Things were so musical at home. Odd, but dad knew how to play his comb by making a homemade mouth organ out of it. He played the jew's harp and real mouth organ too. He knew how to jig and keep a beat over his legs as well but in my lifetime the skill had nearly passed him by since he was older by the time I came along. Love has no age and I loved my folks making music. My first drum was a tin tv table where I placed a table fork on one end and I could strike the other end to get a snare drum sound. I accompanied mom playing her favourite tunes. Mom told me her family played for others for over thirty six years.  

My sister and her pals played records at home. I heard Little Richard, Fats Domino and Elvis for the first time on records. The beginning of rock and roll was being heard even in our northern town. My sister got dressed up and went to dances and met boys. Mom took me to the local theater and it's here I first saw Elvis. His first movies weren't much for his rock and roll leadership. But when JAILHOUSE ROCK hit the theaters I was sold. Meanwhile I went to school and didn't quite excel. Going to Catholic school is another story. But suffice to say if rock and roll music was a corruptive force on the youth then my soul was committed.

Sunday, April 10, 2011

Add Ons!

I picked up a new floor stand tom mount this week. The thing that I'm noticing is you can include different parts for adjustments to the playing space. Modern drummers seem to enjoy the flexibility from what I can see. You'll note in the opposite photos the two cymbal stands are locked in the straight up position. The boom mounts can't be utilized.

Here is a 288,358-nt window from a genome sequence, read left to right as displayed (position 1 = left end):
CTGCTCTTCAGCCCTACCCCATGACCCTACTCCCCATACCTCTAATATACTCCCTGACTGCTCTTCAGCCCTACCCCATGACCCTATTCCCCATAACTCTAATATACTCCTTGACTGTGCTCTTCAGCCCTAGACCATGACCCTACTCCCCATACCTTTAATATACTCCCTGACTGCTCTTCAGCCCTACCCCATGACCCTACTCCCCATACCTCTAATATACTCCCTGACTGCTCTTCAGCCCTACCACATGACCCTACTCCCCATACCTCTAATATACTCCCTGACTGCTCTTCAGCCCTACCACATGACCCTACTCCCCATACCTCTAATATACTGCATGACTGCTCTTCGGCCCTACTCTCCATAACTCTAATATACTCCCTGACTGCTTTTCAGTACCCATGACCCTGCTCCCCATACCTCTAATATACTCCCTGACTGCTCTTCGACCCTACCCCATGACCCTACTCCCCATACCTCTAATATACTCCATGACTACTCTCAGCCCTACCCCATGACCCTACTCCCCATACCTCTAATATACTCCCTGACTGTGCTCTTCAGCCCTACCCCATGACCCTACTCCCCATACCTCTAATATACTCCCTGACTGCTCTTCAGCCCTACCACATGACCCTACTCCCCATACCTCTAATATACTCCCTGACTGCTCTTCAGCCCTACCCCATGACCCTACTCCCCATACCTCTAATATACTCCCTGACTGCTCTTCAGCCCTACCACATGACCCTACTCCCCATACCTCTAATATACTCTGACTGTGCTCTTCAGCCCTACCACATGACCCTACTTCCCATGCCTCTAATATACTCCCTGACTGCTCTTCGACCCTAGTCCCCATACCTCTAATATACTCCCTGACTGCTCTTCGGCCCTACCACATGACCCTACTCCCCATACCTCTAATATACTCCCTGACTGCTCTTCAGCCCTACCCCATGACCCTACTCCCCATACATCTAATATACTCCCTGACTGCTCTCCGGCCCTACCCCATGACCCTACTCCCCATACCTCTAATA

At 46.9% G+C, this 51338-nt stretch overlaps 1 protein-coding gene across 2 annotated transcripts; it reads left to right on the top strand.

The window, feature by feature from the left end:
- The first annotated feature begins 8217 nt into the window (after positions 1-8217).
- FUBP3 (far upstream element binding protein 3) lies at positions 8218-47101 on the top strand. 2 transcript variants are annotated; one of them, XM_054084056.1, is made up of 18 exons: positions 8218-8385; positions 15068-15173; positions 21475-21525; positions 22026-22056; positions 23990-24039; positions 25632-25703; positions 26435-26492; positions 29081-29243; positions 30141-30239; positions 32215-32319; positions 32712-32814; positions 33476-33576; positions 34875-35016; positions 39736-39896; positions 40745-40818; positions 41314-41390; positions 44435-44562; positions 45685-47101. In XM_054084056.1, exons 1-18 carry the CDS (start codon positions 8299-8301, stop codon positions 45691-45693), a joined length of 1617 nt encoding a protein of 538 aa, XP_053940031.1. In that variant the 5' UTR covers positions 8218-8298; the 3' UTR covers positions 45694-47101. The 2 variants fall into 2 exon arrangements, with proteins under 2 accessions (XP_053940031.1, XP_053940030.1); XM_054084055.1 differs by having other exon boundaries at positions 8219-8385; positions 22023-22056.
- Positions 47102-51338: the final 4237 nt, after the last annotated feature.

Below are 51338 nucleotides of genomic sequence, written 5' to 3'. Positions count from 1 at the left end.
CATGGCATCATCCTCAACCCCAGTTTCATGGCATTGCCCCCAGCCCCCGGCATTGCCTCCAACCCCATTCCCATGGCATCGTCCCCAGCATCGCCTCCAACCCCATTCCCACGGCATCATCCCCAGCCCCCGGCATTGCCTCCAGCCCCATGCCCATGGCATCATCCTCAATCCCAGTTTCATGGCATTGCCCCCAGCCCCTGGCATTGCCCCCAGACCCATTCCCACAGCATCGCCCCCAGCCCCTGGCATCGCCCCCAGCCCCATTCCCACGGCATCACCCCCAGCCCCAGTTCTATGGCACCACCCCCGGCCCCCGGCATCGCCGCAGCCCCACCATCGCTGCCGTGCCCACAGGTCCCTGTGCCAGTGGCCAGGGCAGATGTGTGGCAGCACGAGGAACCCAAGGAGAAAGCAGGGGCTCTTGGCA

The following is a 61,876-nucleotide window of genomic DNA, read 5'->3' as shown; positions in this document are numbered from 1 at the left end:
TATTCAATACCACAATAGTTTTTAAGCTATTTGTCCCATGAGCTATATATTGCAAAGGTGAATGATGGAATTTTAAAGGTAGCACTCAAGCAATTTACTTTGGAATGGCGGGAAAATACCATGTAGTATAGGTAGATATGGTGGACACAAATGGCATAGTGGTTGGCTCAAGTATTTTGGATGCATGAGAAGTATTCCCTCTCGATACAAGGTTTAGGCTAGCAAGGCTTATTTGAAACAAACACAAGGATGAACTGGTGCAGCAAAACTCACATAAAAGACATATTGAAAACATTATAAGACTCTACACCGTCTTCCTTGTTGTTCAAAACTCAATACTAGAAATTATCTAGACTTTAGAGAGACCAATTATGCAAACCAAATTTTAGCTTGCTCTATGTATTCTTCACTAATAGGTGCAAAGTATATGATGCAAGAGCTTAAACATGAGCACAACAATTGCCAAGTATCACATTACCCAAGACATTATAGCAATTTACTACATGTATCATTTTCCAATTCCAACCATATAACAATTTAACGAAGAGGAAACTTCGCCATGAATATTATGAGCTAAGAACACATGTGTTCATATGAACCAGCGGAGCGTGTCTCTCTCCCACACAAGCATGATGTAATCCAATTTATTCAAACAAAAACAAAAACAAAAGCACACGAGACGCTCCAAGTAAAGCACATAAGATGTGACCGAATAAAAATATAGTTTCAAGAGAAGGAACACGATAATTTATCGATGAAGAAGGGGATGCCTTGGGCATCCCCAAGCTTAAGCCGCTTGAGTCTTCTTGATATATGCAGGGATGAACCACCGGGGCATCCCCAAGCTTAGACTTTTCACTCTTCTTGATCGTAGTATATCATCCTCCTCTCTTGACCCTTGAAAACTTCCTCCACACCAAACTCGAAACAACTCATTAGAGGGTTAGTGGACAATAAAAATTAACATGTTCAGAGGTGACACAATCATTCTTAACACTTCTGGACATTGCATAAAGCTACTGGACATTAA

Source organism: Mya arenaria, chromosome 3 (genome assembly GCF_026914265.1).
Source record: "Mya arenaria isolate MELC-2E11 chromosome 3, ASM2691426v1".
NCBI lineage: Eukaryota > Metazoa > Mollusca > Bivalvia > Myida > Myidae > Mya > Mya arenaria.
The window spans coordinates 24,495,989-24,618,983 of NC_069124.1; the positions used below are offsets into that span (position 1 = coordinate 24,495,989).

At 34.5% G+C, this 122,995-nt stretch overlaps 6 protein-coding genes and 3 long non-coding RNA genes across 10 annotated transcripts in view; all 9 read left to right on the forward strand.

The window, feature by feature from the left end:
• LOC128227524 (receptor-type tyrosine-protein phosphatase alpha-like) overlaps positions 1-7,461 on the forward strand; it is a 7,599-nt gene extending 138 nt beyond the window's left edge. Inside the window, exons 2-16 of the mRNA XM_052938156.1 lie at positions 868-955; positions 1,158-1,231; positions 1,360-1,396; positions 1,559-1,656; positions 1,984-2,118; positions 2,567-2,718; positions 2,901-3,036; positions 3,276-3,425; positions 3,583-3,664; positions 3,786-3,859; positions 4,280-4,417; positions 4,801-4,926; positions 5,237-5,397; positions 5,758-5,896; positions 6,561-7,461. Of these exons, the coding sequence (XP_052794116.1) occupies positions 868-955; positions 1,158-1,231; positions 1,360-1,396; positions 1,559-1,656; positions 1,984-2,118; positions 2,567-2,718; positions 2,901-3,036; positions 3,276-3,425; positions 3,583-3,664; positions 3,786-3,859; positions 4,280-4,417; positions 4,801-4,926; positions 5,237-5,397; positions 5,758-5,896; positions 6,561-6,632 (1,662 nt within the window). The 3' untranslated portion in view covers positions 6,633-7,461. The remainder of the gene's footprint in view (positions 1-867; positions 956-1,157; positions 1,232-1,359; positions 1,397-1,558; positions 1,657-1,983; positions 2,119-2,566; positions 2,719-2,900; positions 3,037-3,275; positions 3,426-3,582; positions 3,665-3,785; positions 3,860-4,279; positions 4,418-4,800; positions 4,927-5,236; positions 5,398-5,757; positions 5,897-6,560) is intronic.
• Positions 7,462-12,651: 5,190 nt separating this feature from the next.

I started checking out other player setups. Wow, what variety. Putting this stand into my setup made me realize I can add another tom. Now I need to decide what size to order. Two up, two down is a good basic setup and a couple good cymbals plus the hats makes good music I know but it's wonderful to have more to call on.

I like a solid crash for big accents and the medium thin crash to call on often. My ride is a ping but I've been testing bigger rides again and I might switch back. I used to own a twenty two inch medium ride back in the day and a twenty two sizzle crash on the other side. The rivets got annoying after awhile and I wanted change. I removed a few at first but that wasn't enough. The sound went flat. I needed better.

My buddies were getting antsy about their sound as well. (doing radio seven hundred miles north) We jumped in my car and drove all night listening to hot album rock on the way. On arrival in the city we satisfied our craving for change and improvements in sound. Now, I live in the city so it's easier to drop into the music shop and buy what I want.